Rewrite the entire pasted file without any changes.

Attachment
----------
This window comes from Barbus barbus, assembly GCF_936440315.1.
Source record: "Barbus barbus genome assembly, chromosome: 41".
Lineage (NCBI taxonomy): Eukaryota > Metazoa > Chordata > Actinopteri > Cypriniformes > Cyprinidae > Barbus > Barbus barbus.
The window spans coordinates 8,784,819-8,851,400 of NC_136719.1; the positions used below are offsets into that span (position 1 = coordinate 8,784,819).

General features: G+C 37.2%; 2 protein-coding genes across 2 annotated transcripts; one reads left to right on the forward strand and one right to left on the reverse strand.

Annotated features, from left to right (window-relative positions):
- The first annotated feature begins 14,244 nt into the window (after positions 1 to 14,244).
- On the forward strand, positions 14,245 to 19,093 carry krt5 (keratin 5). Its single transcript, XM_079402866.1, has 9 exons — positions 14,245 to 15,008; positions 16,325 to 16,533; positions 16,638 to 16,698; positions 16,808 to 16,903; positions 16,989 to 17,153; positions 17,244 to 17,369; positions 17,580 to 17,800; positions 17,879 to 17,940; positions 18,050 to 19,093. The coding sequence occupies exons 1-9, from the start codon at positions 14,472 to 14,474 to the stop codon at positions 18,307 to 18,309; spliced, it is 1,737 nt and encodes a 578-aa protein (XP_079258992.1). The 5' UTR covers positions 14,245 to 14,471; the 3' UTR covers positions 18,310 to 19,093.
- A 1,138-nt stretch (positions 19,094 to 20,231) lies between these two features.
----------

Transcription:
This window comes from Barbus barbus, assembly GCF_936440315.1.
Source record: "Barbus barbus genome assembly, chromosome: 41".
Lineage (NCBI taxonomy): Eukaryota > Metazoa > Chordata > Actinopteri > Cypriniformes > Cyprinidae > Barbus > Barbus barbus.
The window spans coordinates 8,784,819-8,851,400 of NC_136719.1; the positions used below are offsets into that span (position 1 = coordinate 8,784,819).

General features: G+C 37.2%; 2 protein-coding genes across 2 annotated transcripts; one reads left to right on the forward strand and one right to left on the reverse strand.

Annotated features, from left to right (window-relative positions):
- The first annotated feature begins 14,244 nt into the window (after positions 1 to 14,244).
- On the forward strand, positions 14,245 to 19,093 carry krt5 (keratin 5). Its single transcript, XM_079402866.1, has 9 exons — positions 14,245 to 15,008; positions 16,325 to 16,533; positions 16,638 to 16,698; positions 16,808 to 16,903; positions 16,989 to 17,153; positions 17,244 to 17,369; positions 17,580 to 17,800; positions 17,879 to 17,940; positions 18,050 to 19,093. The coding sequence occupies exons 1-9, from the start codon at positions 14,472 to 14,474 to the stop codon at positions 18,307 to 18,309; spliced, it is 1,737 nt and encodes a 578-aa protein (XP_079258992.1). The 5' UTR covers positions 14,245 to 14,471; the 3' UTR covers positions 18,310 to 19,093.
- A 1,138-nt stretch (positions 19,094 to 20,231) lies between these two features.